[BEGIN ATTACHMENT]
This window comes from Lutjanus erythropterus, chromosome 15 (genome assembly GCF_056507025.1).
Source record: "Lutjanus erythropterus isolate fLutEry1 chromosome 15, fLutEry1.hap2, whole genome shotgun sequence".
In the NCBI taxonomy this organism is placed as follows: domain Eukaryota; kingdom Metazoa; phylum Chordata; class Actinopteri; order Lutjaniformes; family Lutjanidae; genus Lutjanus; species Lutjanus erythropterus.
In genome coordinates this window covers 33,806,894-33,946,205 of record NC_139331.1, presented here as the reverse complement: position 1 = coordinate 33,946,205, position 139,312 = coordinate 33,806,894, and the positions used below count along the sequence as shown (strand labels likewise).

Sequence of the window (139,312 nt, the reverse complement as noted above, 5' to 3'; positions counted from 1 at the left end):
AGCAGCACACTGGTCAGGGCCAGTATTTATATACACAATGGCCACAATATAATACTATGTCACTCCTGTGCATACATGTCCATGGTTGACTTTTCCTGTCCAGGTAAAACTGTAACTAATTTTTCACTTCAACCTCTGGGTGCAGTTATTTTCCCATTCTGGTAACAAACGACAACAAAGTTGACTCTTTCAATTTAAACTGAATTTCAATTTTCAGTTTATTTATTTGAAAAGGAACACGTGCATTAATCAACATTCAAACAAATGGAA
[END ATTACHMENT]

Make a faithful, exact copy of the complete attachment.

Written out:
This window comes from Lutjanus erythropterus, chromosome 15 (genome assembly GCF_056507025.1).
Source record: "Lutjanus erythropterus isolate fLutEry1 chromosome 15, fLutEry1.hap2, whole genome shotgun sequence".
In the NCBI taxonomy this organism is placed as follows: domain Eukaryota; kingdom Metazoa; phylum Chordata; class Actinopteri; order Lutjaniformes; family Lutjanidae; genus Lutjanus; species Lutjanus erythropterus.
In genome coordinates this window covers 33,806,894-33,946,205 of record NC_139331.1, presented here as the reverse complement: position 1 = coordinate 33,946,205, position 139,312 = coordinate 33,806,894, and the positions used below count along the sequence as shown (strand labels likewise).

Sequence of the window (139,312 nt, the reverse complement as noted above, 5' to 3'; positions counted from 1 at the left end):
AGCAGCACACTGGTCAGGGCCAGTATTTATATACACAATGGCCACAATATAATACTATGTCACTCCTGTGCATACATGTCCATGGTTGACTTTTCCTGTCCAGGTAAAACTGTAACTAATTTTTCACTTCAACCTCTGGGTGCAGTTATTTTCCCATTCTGGTAACAAACGACAACAAAGTTGACTCTTTCAATTTAAACTGAATTTCAATTTTCAGTTTATTTATTTGAAAAGGAACACGTGCATTAATCAACATTCAAACAAATGGAA